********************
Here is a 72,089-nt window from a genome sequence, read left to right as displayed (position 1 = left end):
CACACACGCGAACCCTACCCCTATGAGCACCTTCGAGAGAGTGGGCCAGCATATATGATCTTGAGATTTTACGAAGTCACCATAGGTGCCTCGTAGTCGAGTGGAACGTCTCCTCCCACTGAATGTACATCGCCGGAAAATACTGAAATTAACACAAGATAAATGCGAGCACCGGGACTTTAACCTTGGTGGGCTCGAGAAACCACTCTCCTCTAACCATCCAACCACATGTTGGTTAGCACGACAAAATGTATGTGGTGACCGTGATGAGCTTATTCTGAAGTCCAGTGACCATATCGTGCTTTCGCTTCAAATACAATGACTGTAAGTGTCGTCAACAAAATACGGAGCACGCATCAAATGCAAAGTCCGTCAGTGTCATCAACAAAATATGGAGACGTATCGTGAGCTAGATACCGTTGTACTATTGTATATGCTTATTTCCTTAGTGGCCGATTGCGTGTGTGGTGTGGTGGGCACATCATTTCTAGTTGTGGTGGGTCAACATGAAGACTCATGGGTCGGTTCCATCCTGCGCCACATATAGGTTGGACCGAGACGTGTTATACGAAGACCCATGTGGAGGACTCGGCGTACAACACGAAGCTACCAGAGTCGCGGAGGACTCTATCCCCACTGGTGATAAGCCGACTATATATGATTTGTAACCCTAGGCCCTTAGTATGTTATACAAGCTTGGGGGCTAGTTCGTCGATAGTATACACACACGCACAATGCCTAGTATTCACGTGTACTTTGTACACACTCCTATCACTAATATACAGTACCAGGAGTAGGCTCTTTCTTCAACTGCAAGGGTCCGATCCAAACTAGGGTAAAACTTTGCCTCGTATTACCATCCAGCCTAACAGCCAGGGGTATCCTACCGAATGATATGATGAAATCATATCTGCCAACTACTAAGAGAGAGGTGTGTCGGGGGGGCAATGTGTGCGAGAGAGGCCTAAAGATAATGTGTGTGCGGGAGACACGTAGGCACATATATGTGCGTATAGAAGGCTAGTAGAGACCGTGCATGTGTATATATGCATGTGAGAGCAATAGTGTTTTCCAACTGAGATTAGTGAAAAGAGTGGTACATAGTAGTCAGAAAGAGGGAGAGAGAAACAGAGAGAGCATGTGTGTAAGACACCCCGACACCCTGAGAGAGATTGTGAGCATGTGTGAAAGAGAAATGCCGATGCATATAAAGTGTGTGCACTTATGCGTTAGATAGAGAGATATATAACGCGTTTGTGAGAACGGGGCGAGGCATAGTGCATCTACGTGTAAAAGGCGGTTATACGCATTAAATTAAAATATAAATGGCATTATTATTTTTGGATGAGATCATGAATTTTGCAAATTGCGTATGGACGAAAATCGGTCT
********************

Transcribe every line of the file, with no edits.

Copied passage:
Here is a 72,089-nt window from a genome sequence, read left to right as displayed (position 1 = left end):
CACACACGCGAACCCTACCCCTATGAGCACCTTCGAGAGAGTGGGCCAGCATATATGATCTTGAGATTTTACGAAGTCACCATAGGTGCCTCGTAGTCGAGTGGAACGTCTCCTCCCACTGAATGTACATCGCCGGAAAATACTGAAATTAACACAAGATAAATGCGAGCACCGGGACTTTAACCTTGGTGGGCTCGAGAAACCACTCTCCTCTAACCATCCAACCACATGTTGGTTAGCACGACAAAATGTATGTGGTGACCGTGATGAGCTTATTCTGAAGTCCAGTGACCATATCGTGCTTTCGCTTCAAATACAATGACTGTAAGTGTCGTCAACAAAATACGGAGCACGCATCAAATGCAAAGTCCGTCAGTGTCATCAACAAAATATGGAGACGTATCGTGAGCTAGATACCGTTGTACTATTGTATATGCTTATTTCCTTAGTGGCCGATTGCGTGTGTGGTGTGGTGGGCACATCATTTCTAGTTGTGGTGGGTCAACATGAAGACTCATGGGTCGGTTCCATCCTGCGCCACATATAGGTTGGACCGAGACGTGTTATACGAAGACCCATGTGGAGGACTCGGCGTACAACACGAAGCTACCAGAGTCGCGGAGGACTCTATCCCCACTGGTGATAAGCCGACTATATATGATTTGTAACCCTAGGCCCTTAGTATGTTATACAAGCTTGGGGGCTAGTTCGTCGATAGTATACACACACGCACAATGCCTAGTATTCACGTGTACTTTGTACACACTCCTATCACTAATATACAGTACCAGGAGTAGGCTCTTTCTTCAACTGCAAGGGTCCGATCCAAACTAGGGTAAAACTTTGCCTCGTATTACCATCCAGCCTAACAGCCAGGGGTATCCTACCGAATGATATGATGAAATCATATCTGCCAACTACTAAGAGAGAGGTGTGTCGGGGGGGCAATGTGTGCGAGAGAGGCCTAAAGATAATGTGTGTGCGGGAGACACGTAGGCACATATATGTGCGTATAGAAGGCTAGTAGAGACCGTGCATGTGTATATATGCATGTGAGAGCAATAGTGTTTTCCAACTGAGATTAGTGAAAAGAGTGGTACATAGTAGTCAGAAAGAGGGAGAGAGAAACAGAGAGAGCATGTGTGTAAGACACCCCGACACCCTGAGAGAGATTGTGAGCATGTGTGAAAGAGAAATGCCGATGCATATAAAGTGTGTGCACTTATGCGTTAGATAGAGAGATATATAACGCGTTTGTGAGAACGGGGCGAGGCATAGTGCATCTACGTGTAAAAGGCGGTTATACGCATTAAATTAAAATATAAATGGCATTATTATTTTTGGATGAGATCATGAATTTTGCAAATTGCGTATGGACGAAAATCGGTCT